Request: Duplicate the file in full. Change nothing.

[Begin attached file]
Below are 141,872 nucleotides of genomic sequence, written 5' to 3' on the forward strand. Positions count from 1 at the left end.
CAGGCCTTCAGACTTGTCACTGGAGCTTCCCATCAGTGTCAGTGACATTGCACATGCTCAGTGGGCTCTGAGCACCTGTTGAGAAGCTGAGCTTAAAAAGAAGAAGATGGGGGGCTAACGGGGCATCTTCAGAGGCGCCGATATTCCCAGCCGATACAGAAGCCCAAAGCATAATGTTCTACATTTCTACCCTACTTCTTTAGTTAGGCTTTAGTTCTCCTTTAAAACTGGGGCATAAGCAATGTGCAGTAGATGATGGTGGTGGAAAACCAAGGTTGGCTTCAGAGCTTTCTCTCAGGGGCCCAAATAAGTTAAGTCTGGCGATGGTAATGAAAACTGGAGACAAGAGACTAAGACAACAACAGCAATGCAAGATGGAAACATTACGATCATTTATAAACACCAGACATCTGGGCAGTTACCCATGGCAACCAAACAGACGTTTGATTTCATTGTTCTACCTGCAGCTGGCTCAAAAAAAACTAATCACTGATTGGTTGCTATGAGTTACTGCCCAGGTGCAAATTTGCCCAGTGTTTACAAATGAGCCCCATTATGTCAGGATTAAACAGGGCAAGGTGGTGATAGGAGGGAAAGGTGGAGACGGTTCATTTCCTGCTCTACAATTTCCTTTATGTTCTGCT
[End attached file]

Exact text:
Below are 141,872 nucleotides of genomic sequence, written 5' to 3' on the forward strand. Positions count from 1 at the left end.
CAGGCCTTCAGACTTGTCACTGGAGCTTCCCATCAGTGTCAGTGACATTGCACATGCTCAGTGGGCTCTGAGCACCTGTTGAGAAGCTGAGCTTAAAAAGAAGAAGATGGGGGGCTAACGGGGCATCTTCAGAGGCGCCGATATTCCCAGCCGATACAGAAGCCCAAAGCATAATGTTCTACATTTCTACCCTACTTCTTTAGTTAGGCTTTAGTTCTCCTTTAAAACTGGGGCATAAGCAATGTGCAGTAGATGATGGTGGTGGAAAACCAAGGTTGGCTTCAGAGCTTTCTCTCAGGGGCCCAAATAAGTTAAGTCTGGCGATGGTAATGAAAACTGGAGACAAGAGACTAAGACAACAACAGCAATGCAAGATGGAAACATTACGATCATTTATAAACACCAGACATCTGGGCAGTTACCCATGGCAACCAAACAGACGTTTGATTTCATTGTTCTACCTGCAGCTGGCTCAAAAAAAACTAATCACTGATTGGTTGCTATGAGTTACTGCCCAGGTGCAAATTTGCCCAGTGTTTACAAATGAGCCCCATTATGTCAGGATTAAACAGGGCAAGGTGGTGATAGGAGGGAAAGGTGGAGACGGTTCATTTCCTGCTCTACAATTTCCTTTATGTTCTGCT